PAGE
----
THE BIG READ: How can we get our kids off their phones and socialising again?

Rev Ian Walters inside the Gosberton Youth Club which closed due to the fact it couldn't get a youth worker. (SG050218-152TW)
Rev Ian Walters inside the Gosberton Youth Club which closed due to the fact it couldn't get a youth worker. (SG050218-152TW)
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This is the start of a series of features looking to help get our children off social media and interacting with each other again outside school.

We’ll be looking at different clubs and societies available to youngsters and focusing on what they offer in a bid to help children get off their phones and learn new skills.

I wonder if youth clubs have had their day

Councillor Jane King

We will also look at groups that need help getting started again, in order to provide more for children in our area.

This week, we look at the area’s youth clubs that have been forced to close their doors and why.

Gosberton Youth Club closed its doors around two years ago due to a lack of staff, but trustee Rev Ian Walters says it is not that children do not want the club.

He has had enquiries from parents who would like their children to come along – but the club can’t get a youth worker or volunteers.

He said: “The building has a badminton court, we used to have 5-a-side football and put a bowling mat out; we had darts, crafts and cookery.

“In the older days we even used to go over to the park opposite to do sports.

“We had a few enquiries for (paid) youth worker positions but they never materialised.”

Instead, the building in High Street, which is owned by the Gosberton Youth Club charity, would be standing empty if it were not for the Rainbow Playgroup which uses it on a regular basis.

But Rev Walters said that if a youth worker did come forward then the club could open again.

He said: “We have the funds and can pay for a part-time youth worker.”

Donington Youth Club, held on the site of the Thomas Cowley High School, also closed its doors last year, due to a lack of volunteers.

The club had previously been running for 30 years and had made several appeals for volunteers in its final weeks.

Margaret Wright, chairman of the club’s management committee, said at the time of announcing the closure: “Since the end of 2016, we just haven’t been able to get the volunteers needed to enable the club to be run successfully.

“We’ve done all sorts of things to ask for helpers, but nobody has come forward”.

But South Holland District Councillor Jane King (Independent), who represents Donington, Quadring and Gosberton ward, wonders if youth clubs are just not wanted any more.

She said: “We were talking about the youth club recently and we are wondering if youth clubs have had their day.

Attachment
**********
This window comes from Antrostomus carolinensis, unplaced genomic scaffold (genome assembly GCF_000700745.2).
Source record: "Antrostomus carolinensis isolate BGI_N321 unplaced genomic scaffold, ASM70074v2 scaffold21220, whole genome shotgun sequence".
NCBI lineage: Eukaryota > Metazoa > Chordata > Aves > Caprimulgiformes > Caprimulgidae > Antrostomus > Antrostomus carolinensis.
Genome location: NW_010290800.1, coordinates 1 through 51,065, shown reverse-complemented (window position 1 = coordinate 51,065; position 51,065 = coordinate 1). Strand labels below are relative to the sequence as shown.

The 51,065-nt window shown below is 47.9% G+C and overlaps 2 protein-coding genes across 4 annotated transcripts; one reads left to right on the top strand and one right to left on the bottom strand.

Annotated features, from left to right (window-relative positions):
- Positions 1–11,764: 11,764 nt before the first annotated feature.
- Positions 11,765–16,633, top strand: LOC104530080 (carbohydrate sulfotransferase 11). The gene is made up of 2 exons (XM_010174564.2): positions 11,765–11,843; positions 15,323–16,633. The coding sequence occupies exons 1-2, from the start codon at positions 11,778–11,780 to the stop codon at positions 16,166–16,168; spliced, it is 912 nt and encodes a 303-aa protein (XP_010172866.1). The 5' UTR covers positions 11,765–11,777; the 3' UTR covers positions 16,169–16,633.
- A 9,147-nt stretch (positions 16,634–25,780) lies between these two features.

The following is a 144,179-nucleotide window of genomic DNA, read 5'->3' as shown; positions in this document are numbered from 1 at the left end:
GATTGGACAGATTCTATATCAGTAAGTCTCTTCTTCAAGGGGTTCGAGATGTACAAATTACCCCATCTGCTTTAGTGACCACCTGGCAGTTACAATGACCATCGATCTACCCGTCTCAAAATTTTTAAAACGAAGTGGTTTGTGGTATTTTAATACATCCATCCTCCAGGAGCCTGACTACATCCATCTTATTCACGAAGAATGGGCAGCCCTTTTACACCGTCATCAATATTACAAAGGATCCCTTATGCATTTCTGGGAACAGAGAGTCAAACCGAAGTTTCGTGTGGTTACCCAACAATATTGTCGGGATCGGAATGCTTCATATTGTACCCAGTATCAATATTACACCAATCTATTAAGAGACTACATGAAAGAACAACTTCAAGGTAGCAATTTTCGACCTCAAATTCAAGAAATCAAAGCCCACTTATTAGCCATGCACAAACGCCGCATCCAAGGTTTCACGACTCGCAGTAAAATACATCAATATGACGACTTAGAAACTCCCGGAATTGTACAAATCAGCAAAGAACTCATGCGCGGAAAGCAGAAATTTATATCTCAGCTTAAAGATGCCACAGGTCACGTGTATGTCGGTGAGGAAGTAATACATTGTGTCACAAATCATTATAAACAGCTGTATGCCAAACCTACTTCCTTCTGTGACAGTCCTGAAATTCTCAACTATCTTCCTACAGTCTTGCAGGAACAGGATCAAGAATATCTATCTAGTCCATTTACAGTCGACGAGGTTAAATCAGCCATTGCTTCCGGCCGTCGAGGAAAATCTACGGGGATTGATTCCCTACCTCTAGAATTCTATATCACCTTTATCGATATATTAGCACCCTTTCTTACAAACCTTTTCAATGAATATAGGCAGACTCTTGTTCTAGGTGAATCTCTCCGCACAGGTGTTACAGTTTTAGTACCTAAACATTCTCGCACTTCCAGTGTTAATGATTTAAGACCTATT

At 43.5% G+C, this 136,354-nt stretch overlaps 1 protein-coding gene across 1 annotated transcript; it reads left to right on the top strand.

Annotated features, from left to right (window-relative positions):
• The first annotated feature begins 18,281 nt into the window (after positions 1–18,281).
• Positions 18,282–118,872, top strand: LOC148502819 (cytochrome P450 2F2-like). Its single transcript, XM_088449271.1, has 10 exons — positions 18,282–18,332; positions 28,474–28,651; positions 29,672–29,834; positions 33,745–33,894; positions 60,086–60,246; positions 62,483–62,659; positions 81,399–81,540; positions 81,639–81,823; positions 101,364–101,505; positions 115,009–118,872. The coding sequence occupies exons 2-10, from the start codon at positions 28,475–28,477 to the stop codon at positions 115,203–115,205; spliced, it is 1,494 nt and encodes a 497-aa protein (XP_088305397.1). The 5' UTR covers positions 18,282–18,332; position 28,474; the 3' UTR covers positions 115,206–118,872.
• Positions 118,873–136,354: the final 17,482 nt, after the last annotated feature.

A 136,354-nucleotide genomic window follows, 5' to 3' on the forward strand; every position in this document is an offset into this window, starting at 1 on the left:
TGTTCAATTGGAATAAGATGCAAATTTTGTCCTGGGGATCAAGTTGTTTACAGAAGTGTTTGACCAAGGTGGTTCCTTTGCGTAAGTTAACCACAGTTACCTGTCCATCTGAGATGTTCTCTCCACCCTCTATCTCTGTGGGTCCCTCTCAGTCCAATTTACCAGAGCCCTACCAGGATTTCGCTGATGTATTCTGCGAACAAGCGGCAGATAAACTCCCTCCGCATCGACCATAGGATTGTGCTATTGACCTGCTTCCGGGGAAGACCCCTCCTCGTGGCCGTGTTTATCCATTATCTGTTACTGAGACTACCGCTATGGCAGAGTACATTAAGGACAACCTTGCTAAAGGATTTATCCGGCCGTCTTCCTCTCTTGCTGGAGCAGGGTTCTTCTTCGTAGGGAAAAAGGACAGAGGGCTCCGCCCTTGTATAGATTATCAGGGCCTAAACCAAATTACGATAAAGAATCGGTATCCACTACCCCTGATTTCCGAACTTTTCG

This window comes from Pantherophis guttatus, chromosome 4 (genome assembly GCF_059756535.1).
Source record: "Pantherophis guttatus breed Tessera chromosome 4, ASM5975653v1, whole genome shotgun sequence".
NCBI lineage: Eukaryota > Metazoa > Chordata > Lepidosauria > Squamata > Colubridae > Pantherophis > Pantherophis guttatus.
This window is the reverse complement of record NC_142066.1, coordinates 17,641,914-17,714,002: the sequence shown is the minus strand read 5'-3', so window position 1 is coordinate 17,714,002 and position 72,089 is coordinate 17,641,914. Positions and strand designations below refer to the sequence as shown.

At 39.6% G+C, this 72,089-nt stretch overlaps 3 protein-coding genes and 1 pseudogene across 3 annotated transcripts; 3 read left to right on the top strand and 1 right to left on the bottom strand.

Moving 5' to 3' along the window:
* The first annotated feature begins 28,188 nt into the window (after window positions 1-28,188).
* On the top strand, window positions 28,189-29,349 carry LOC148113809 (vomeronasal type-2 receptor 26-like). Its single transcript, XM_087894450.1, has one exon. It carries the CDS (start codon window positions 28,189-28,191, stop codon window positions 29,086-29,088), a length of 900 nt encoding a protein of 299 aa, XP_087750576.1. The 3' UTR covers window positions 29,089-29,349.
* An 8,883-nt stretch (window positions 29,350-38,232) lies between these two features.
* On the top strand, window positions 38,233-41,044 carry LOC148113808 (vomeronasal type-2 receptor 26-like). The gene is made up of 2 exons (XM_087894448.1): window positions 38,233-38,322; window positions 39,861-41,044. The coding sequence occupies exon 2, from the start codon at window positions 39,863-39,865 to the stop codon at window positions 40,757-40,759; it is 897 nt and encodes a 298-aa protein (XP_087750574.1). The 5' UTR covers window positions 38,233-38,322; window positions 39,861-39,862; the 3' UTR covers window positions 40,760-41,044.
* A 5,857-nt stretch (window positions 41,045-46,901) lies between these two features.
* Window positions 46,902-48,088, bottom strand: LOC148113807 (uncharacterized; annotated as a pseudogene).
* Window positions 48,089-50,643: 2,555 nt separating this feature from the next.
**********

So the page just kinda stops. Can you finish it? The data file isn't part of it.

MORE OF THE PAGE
“Perhaps it is time to have a look at re-branding.

“Maybe it’s ‘not cool’ to go to a youth club any more.

“The term ‘youth club’ does smack of the ’60s and ’70s so maybe the name needs changing.

“We tried all sorts of things with the Donington club, getting out different equipment, organising talks, trips out and activities.

“We used to go over to the school field and get the basketballs out on the court.

“We even did a Friday for primary school age children which went well for a bit, then numbers went down.

“Maybe it’s about ‘street cred’. I really do not know.

“We literally kept the Donington Youth Club hanging on by its fingernails.”

Sutton Bridge Youth Club is another group that has suffered, but parish council chairman John Grimwood says there is hope on the horizon.

He said: “The youth club has closed but we have had a couple of volunteers come forward since our appeal for help and if we get sufficient staff we will be able to re-open.”

The club had been operating out of the Curlew Centre but that space has now been taken up by another group so the challenge will be to find an alternative venue.

Coun Grimwood said: “We used to have table tennis, New Age Kurling, table football and a big screen and projector up.

“It was just £1 to come along.

“In the winter there is nowhere for kids to go and it is a struggle, so kids just stay at home and go on social media.

“People who would like to help with the youth club would need to be keen and they would need to have a DBS check, but we would pay for that.”

The village also once had a thriving youth club at the Methodist Church.

○ Anyone interested in volunteering for Sutton Bridge Youth Club can call Coun Grimwood on 01406 359018.

○ If you can help at Gosberton Youth Club or you are interested in the youth worker position please call Rev Walters on 01775 840694.

Our report comes on the back of our special feature about the impact of social media on youngsters.

In January this year, we interviewed youngsters, their parents and teachers following a report by Children’s Commissioner Anne Longfield.

The report, called ‘Life in Likes,’ looked at the effect of social media on the well-being of 8-12 year olds.

It also claimed that many Year Seven children find social media hard to manage and become over-dependent on ‘likes’ and ‘comments’ for social validation.

○ IF YOU WOULD LIKE YOUR YOUTH GROUP OR ORGANISATION FEATURED, GET IN TOUCH WITH US AT:

spaldingeditor@iliffepublishing.co.uk

facebook.com/Spalding Today

Tweet us: @Spalding2day

SEE ALSO:

SPECIAL REPORT: How our children are coping with life on social media

Last-ditch bid to save Donington Youth Club from closure